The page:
Speaking to reporters, he blamed local officials for failing to contain the blazes, and for not clearing fallen leaves from forests. “When trees fall down after a short period of time, they become very dry — really like a matchstick,” Trump told reporters at the Sacramento airport. “And they can explode. Also leaves. When you have dried leaves on the ground, it’s just fuel for the fires.”
CBS Sacramento: ‘Climate Change Is Real’: Berry Creek Man Who Lost Home In Fire Calls Trump’s Comments Frustrating
It’s something that is frustrating to Robert, who says he has seen the effects of a warming world first hand and says it’s important to address now. “Climate change is real. There is no doubt in my mind,” he said.
Washington Post: Devastating wildfires out West inject climate change into the presidential campaign
The dueling appearances injected the issue of climate change squarely into a presidential campaign that has been dominated by the coronavirus pandemic, a faltering economy, racial justice protests and questions about which candidate has the character to lead. But the warming of the planet and its impact on daily life are now difficult to ignore, with millions of acres burning in California, Oregon and Washington state, leading to dozens of deaths, tens of thousands displaced and skies filled with a smoky, dangerous haze that blocks out the sun.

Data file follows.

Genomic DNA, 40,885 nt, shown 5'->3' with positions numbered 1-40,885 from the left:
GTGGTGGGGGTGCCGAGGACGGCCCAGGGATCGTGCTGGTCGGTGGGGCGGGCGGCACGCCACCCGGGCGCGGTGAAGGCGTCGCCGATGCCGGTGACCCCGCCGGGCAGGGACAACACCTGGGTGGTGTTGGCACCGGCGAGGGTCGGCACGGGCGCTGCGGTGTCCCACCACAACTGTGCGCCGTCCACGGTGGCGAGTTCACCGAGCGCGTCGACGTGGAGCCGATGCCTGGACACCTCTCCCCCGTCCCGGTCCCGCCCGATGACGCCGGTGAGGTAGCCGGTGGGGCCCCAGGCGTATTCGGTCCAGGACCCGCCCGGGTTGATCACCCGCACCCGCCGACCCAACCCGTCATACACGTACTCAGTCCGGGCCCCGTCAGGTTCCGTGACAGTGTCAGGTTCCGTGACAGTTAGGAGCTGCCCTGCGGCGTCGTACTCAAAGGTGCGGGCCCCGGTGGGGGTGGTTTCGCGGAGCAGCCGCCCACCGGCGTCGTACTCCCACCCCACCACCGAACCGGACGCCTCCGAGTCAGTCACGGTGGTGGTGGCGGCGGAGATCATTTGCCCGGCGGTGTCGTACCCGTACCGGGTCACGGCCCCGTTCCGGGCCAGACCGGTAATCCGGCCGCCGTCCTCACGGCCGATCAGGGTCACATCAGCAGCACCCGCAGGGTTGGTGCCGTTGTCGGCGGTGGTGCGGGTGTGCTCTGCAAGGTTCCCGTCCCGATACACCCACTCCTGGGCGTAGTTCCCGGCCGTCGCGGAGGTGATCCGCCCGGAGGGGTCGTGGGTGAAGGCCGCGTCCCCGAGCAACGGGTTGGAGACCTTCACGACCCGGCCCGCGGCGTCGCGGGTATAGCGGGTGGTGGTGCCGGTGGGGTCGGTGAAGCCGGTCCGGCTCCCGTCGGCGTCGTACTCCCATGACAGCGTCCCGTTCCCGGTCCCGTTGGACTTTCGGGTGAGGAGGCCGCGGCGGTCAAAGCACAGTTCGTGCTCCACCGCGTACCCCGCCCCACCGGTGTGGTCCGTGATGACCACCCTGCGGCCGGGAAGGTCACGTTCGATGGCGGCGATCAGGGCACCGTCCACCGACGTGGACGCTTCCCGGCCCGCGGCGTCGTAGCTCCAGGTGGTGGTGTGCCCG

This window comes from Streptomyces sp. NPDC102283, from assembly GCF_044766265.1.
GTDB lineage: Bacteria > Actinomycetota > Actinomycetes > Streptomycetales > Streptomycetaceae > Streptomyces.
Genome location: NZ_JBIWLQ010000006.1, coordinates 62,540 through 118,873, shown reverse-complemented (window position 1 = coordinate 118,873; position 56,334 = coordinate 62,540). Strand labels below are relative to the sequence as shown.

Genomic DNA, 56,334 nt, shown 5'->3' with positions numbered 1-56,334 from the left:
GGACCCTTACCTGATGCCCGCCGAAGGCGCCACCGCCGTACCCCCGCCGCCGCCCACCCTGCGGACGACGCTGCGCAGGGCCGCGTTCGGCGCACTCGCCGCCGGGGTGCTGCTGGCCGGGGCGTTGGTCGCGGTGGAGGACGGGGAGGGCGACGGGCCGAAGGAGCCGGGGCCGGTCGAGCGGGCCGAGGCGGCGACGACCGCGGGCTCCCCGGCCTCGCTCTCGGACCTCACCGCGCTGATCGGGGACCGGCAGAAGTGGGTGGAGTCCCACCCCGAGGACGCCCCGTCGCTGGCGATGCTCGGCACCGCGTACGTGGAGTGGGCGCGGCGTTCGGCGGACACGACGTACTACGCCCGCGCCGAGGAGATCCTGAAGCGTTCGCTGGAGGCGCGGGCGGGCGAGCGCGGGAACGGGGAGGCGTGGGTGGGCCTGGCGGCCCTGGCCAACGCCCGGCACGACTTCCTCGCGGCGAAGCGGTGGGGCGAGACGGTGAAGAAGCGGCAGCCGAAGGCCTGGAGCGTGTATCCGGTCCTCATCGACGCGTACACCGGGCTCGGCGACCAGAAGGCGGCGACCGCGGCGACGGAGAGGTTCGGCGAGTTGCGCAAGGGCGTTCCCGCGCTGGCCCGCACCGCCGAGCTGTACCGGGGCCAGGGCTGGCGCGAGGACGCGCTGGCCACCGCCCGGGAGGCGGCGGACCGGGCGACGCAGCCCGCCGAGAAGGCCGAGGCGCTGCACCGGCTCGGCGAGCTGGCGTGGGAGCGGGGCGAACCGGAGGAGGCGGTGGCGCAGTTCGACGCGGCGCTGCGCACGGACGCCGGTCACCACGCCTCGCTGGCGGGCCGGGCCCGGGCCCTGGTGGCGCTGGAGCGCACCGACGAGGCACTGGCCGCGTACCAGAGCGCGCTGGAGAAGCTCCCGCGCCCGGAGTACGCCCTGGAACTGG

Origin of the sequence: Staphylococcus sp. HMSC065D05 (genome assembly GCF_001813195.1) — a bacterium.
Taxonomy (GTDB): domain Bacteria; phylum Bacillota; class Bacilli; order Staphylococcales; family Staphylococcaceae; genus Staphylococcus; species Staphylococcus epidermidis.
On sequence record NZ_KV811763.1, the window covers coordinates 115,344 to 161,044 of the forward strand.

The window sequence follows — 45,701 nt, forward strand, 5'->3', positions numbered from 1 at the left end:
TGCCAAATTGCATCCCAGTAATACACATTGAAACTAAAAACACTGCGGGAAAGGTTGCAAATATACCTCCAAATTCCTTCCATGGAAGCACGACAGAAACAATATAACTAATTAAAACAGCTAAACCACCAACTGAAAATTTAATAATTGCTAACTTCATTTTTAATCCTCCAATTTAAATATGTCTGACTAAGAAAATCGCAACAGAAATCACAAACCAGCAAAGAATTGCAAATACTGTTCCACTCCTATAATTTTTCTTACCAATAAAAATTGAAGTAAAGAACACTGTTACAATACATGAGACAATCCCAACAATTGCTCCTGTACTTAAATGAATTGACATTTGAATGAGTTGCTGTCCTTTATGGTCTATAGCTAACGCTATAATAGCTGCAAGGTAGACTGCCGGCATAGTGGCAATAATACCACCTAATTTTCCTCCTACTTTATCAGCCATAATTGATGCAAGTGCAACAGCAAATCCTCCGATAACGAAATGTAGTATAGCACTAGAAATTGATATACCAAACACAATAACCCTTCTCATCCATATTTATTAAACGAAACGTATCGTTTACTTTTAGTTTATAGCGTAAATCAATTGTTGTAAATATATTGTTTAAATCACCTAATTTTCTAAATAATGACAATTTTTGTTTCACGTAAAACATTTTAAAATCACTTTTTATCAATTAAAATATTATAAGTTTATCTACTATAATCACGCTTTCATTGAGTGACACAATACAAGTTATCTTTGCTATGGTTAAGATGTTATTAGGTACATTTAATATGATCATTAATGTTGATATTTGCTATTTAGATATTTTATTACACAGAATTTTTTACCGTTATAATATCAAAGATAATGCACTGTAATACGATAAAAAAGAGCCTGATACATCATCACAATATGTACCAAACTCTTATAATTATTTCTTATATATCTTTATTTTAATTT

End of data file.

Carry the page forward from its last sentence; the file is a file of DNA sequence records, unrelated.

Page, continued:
Slate: Trump Says Not to Worry About Climate Change as the West Burns
There’s not a lot to say about this video that isn’t already plain from the words that come out of President Donald Trump’s mouth. It’s just something of a reminder how the current president of the United States has separated himself from any commonly agreed upon sense of reality.
Politico: Climate clash hits 2020 race as California burns
The president, in California for a briefing on the fires, sparred with the state’s natural resources chief over his denial of the role that rising temperatures have played in the worsening fire season, with the secretary at one point responding to the president: “I don’t think the science agrees with you.”